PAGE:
As already suggested here I would like to propose a VIM3 variant focused on server/NAS use cases (VIMS for server)
S922X has one Gen2 PCIe lane with decent speeds and as such the perfect companions would be either an ASM1061 PCIe to SATA controller (that’s the thing on Pine64’s SATA card for RockPro64) for two SATA ports or a Marvell 88SE9215 for up to 4 SATA ports (the 88SE9215 is the SATA controller on FriendlyELEC’s SATA HAT I suggested last year).
This would allow for a really decent but still inexpensive ARM SoC to be combined with 2 or 4 SATA disks without all the annoying USB3 storage hassles. All the fancy stuff that increases BOM costs in the various VIMs is not needed at all (no Wi-Fi, no eMMC, no USB PD, no sensors and all the other Android focused stuff) since such a device can only be a win if priced competitively.
Ideally such a device features a large heatsink as part of the enclosure suitable to cool SoC and also somewhat a disk passively. Simply look at ODROID HC2 to get the idea. The principle behind something like HC1/HC2 has been outlined by me weeks prior to HC1 announcement (see last two paragraphs here) but all the implementations so far somewhat suck:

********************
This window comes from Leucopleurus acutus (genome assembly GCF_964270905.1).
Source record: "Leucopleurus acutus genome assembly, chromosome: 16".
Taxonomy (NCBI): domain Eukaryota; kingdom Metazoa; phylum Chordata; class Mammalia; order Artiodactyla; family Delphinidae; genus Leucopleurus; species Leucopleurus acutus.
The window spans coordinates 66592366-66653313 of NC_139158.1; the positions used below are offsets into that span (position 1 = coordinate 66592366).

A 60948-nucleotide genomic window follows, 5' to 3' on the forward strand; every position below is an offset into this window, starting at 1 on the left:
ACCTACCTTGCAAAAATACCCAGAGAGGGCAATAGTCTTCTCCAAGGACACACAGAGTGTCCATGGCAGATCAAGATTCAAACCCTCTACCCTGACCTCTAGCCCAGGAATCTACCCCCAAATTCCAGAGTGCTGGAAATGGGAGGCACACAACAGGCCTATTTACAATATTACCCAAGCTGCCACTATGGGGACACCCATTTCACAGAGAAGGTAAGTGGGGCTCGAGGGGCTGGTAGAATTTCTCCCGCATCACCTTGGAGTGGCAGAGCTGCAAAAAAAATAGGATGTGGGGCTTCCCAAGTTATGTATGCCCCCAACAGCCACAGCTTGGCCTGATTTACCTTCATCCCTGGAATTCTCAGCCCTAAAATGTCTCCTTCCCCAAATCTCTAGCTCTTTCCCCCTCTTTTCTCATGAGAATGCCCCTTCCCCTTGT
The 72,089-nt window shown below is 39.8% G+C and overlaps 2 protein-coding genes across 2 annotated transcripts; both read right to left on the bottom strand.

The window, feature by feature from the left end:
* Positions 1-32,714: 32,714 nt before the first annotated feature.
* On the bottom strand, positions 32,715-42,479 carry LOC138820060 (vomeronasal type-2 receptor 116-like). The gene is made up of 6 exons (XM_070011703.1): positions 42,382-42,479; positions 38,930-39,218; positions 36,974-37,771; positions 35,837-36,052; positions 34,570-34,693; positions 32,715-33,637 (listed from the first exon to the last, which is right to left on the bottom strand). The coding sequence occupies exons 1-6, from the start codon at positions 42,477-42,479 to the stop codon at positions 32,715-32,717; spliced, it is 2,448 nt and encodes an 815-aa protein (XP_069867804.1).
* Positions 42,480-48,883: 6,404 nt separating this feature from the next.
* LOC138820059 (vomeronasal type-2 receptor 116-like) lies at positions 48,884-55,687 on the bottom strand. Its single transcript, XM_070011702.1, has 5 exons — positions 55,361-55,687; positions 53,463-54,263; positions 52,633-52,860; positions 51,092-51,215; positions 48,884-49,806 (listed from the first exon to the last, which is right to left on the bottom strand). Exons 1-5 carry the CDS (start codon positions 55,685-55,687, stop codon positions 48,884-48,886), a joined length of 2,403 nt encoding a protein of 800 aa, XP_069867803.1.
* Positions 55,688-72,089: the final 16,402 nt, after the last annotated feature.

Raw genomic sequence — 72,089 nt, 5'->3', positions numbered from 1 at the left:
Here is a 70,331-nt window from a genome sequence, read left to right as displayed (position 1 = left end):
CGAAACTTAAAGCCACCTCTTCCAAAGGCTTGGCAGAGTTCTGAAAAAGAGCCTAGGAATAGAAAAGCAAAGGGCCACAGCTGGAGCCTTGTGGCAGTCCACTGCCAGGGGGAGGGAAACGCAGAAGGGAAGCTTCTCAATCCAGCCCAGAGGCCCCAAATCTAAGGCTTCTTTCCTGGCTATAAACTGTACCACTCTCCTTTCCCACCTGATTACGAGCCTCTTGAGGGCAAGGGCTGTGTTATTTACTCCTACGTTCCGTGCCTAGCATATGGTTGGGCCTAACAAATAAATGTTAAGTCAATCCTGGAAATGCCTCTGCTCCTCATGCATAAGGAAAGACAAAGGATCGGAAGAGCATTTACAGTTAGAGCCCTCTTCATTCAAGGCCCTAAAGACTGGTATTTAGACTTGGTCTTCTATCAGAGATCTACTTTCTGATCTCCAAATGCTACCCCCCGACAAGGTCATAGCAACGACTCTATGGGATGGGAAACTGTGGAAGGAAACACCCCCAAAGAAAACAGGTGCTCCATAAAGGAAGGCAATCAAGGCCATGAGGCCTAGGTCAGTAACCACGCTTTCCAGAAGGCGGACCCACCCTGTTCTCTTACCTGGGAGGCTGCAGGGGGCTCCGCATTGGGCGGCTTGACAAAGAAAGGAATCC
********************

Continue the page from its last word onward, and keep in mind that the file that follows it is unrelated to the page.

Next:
ODROID HC1/HC2 are both based on an old 32-bit SoC and both network and storage are USB3 based
Swiftboard relying on same Rockchip SoC shares the same limitation but isn’t even available yet
All three implementations suffer from storage being based on an USB3-to-SATA bridge which simply sucks for a lot of reasons. And they’re also limited to one SATA disk per device.
If such a proposed VIMS could allow for stacking enclosures (2 or up to 4 devices) where a master node contains a PCB that is software compatible to VIM3 and allows for one local disk connection but also 1-3 cable connections to ‘slave enclosures’ that only contain a small PCB or none at all this would be the perfect device for fans of energy efficient servers with true (PCIe based) SATA capabilities.